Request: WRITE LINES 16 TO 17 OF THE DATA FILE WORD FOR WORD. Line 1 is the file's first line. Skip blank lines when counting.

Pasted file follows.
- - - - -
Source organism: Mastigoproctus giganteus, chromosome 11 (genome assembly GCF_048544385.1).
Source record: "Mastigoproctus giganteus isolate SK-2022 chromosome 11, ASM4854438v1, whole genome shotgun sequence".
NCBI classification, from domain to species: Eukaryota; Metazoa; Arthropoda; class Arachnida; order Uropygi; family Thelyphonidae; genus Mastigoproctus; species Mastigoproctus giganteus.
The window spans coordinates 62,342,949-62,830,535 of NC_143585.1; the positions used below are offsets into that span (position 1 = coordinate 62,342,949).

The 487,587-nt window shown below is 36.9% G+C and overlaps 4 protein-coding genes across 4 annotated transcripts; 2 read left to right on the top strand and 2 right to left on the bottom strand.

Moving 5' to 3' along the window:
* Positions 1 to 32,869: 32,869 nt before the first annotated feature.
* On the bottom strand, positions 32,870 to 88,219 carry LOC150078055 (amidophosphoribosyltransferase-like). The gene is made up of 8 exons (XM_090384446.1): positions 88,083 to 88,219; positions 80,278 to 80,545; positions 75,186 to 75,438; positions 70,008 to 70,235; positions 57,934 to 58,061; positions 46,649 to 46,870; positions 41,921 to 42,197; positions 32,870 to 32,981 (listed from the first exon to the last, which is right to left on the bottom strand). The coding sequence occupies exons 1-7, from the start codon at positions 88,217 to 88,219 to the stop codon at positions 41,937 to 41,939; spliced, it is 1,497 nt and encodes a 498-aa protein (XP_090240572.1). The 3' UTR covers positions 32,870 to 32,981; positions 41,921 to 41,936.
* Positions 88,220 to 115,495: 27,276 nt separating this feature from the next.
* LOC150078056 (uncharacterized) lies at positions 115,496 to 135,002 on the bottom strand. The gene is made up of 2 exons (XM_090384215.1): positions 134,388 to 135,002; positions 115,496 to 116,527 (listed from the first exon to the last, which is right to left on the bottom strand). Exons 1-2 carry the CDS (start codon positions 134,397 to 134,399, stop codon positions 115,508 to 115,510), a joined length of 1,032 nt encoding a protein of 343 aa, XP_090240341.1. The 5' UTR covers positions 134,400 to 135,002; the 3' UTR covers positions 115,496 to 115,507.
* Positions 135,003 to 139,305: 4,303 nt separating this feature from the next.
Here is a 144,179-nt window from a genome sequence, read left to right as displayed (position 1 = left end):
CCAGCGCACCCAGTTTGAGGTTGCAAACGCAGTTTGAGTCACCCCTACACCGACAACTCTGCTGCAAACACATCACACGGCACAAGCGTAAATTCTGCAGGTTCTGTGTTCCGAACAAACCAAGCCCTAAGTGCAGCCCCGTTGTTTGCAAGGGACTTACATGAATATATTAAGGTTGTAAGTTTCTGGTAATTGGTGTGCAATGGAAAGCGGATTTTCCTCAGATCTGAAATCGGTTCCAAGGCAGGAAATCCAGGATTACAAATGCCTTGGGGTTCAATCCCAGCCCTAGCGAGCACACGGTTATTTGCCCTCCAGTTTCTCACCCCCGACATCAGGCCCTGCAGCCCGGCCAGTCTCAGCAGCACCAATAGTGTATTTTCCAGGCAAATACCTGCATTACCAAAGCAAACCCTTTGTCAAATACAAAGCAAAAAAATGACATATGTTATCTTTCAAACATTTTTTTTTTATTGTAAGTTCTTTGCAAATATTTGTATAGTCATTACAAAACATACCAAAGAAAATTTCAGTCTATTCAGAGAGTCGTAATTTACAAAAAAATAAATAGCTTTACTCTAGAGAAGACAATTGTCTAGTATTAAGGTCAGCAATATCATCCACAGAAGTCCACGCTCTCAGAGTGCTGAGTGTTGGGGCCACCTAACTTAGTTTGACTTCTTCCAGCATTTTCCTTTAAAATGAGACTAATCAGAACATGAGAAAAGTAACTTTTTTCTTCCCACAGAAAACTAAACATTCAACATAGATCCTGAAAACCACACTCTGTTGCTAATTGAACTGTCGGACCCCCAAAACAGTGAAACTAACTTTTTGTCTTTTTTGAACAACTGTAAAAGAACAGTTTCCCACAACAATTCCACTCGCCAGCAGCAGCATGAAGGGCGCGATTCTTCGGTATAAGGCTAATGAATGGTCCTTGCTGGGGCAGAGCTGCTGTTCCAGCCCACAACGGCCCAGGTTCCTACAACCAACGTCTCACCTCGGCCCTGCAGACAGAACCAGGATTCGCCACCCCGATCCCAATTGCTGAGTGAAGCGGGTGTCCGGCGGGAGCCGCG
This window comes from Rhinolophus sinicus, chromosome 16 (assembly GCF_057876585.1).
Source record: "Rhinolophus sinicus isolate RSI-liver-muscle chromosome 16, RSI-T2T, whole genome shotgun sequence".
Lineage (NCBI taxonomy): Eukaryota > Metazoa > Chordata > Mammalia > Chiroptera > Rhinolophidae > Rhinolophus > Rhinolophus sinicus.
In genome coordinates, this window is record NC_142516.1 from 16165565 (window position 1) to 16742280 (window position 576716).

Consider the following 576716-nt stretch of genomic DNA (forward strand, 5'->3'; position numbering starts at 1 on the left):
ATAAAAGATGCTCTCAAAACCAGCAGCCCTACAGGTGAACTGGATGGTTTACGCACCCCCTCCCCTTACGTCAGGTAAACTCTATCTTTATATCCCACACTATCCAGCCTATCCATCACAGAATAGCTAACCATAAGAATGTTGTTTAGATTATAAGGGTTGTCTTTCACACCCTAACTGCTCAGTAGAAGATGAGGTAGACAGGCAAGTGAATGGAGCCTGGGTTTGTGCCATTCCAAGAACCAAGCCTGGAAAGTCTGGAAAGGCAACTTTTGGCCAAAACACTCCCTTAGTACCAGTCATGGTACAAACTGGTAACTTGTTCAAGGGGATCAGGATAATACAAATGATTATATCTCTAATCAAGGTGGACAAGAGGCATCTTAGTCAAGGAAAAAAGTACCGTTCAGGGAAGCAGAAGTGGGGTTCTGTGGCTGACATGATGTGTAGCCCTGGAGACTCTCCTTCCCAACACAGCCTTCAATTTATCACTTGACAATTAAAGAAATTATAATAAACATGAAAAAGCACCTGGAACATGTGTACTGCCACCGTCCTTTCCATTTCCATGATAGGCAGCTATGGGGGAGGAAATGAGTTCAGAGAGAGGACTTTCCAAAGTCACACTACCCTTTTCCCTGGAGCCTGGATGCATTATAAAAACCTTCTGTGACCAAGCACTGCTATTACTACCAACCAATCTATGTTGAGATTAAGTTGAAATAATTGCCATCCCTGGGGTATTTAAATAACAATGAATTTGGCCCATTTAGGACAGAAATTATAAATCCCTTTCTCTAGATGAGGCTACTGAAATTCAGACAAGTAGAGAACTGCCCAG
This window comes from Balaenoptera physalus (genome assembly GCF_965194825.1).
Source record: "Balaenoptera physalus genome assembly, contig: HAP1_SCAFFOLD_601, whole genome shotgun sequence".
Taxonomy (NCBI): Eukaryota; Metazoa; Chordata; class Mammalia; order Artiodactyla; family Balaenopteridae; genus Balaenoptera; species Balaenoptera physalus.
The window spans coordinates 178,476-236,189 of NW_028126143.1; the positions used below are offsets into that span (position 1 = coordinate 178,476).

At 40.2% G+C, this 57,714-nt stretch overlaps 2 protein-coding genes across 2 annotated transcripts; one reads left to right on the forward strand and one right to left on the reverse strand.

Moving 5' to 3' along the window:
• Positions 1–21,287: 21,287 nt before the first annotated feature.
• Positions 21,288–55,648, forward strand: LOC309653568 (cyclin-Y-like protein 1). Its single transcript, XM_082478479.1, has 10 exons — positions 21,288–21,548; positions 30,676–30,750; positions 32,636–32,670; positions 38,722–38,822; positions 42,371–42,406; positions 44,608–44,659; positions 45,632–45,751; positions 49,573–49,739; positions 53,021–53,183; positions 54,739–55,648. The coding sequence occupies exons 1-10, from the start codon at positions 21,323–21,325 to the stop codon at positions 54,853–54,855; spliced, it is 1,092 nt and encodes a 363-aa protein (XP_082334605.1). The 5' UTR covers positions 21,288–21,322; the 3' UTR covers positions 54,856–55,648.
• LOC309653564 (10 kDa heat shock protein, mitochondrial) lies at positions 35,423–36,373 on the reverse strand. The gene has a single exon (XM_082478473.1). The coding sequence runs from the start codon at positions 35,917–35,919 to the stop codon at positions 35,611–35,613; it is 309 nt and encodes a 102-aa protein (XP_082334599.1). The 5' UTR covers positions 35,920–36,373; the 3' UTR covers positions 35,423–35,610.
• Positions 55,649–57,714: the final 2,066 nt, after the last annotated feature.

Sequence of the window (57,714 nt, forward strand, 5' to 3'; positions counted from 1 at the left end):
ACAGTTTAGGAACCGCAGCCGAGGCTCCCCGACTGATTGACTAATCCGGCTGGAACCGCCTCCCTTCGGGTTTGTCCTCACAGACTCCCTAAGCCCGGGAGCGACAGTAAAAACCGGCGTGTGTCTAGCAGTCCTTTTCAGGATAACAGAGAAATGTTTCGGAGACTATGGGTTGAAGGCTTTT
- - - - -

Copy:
Lineage (NCBI taxonomy): Eukaryota > Metazoa > Chordata > Mammalia > Chiroptera > Rhinolophidae > Rhinolophus > Rhinolophus sinicus.
In genome coordinates, this window is record NC_142516.1 from 16165565 (window position 1) to 16742280 (window position 576716).